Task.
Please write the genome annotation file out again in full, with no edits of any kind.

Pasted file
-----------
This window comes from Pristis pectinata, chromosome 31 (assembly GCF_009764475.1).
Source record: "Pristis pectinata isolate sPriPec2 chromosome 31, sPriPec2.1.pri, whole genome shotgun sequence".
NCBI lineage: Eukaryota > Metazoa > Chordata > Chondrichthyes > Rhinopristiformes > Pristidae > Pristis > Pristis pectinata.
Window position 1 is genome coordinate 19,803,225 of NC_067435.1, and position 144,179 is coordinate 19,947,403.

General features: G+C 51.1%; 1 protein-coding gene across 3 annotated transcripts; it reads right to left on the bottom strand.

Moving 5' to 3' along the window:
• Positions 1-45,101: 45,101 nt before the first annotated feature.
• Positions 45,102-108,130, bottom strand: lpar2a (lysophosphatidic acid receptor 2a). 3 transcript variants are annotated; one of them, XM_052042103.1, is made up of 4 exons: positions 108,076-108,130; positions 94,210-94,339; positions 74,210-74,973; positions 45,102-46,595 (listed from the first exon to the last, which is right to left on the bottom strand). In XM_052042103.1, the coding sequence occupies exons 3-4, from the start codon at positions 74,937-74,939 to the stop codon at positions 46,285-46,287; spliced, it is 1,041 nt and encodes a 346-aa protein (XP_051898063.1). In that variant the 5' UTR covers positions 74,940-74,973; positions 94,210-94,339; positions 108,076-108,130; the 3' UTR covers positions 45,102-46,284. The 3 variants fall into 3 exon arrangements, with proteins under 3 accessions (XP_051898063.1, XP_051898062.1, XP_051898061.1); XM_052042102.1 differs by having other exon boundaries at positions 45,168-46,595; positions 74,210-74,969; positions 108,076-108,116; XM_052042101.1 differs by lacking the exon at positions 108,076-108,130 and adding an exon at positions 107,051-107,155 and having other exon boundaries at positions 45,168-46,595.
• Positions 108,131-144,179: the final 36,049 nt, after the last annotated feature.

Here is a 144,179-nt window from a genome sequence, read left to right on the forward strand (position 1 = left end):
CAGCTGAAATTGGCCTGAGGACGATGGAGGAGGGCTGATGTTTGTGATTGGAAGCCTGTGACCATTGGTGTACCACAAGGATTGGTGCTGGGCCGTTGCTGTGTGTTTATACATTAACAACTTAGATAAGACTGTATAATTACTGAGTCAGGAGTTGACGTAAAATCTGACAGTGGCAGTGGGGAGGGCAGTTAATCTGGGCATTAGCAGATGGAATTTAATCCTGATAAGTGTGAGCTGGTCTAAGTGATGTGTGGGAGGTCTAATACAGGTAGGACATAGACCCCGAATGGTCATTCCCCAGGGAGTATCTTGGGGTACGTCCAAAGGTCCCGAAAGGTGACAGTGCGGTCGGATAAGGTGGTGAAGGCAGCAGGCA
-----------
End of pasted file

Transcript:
This window comes from Pristis pectinata, chromosome 31 (assembly GCF_009764475.1).
Source record: "Pristis pectinata isolate sPriPec2 chromosome 31, sPriPec2.1.pri, whole genome shotgun sequence".
NCBI lineage: Eukaryota > Metazoa > Chordata > Chondrichthyes > Rhinopristiformes > Pristidae > Pristis > Pristis pectinata.
Window position 1 is genome coordinate 19,803,225 of NC_067435.1, and position 144,179 is coordinate 19,947,403.

General features: G+C 51.1%; 1 protein-coding gene across 3 annotated transcripts; it reads right to left on the bottom strand.

Moving 5' to 3' along the window:
• Positions 1-45,101: 45,101 nt before the first annotated feature.
• Positions 45,102-108,130, bottom strand: lpar2a (lysophosphatidic acid receptor 2a). 3 transcript variants are annotated; one of them, XM_052042103.1, is made up of 4 exons: positions 108,076-108,130; positions 94,210-94,339; positions 74,210-74,973; positions 45,102-46,595 (listed from the first exon to the last, which is right to left on the bottom strand). In XM_052042103.1, the coding sequence occupies exons 3-4, from the start codon at positions 74,937-74,939 to the stop codon at positions 46,285-46,287; spliced, it is 1,041 nt and encodes a 346-aa protein (XP_051898063.1). In that variant the 5' UTR covers positions 74,940-74,973; positions 94,210-94,339; positions 108,076-108,130; the 3' UTR covers positions 45,102-46,284. The 3 variants fall into 3 exon arrangements, with proteins under 3 accessions (XP_051898063.1, XP_051898062.1, XP_051898061.1); XM_052042102.1 differs by having other exon boundaries at positions 45,168-46,595; positions 74,210-74,969; positions 108,076-108,116; XM_052042101.1 differs by lacking the exon at positions 108,076-108,130 and adding an exon at positions 107,051-107,155 and having other exon boundaries at positions 45,168-46,595.
• Positions 108,131-144,179: the final 36,049 nt, after the last annotated feature.

Here is a 144,179-nt window from a genome sequence, read left to right on the forward strand (position 1 = left end):
CAGCTGAAATTGGCCTGAGGACGATGGAGGAGGGCTGATGTTTGTGATTGGAAGCCTGTGACCATTGGTGTACCACAAGGATTGGTGCTGGGCCGTTGCTGTGTGTTTATACATTAACAACTTAGATAAGACTGTATAATTACTGAGTCAGGAGTTGACGTAAAATCTGACAGTGGCAGTGGGGAGGGCAGTTAATCTGGGCATTAGCAGATGGAATTTAATCCTGATAAGTGTGAGCTGGTCTAAGTGATGTGTGGGAGGTCTAATACAGGTAGGACATAGACCCCGAATGGTCATTCCCCAGGGAGTATCTTGGGGTACGTCCAAAGGTCCCGAAAGGTGACAGTGCGGTCGGATAAGGTGGTGAAGGCAGCAGGCA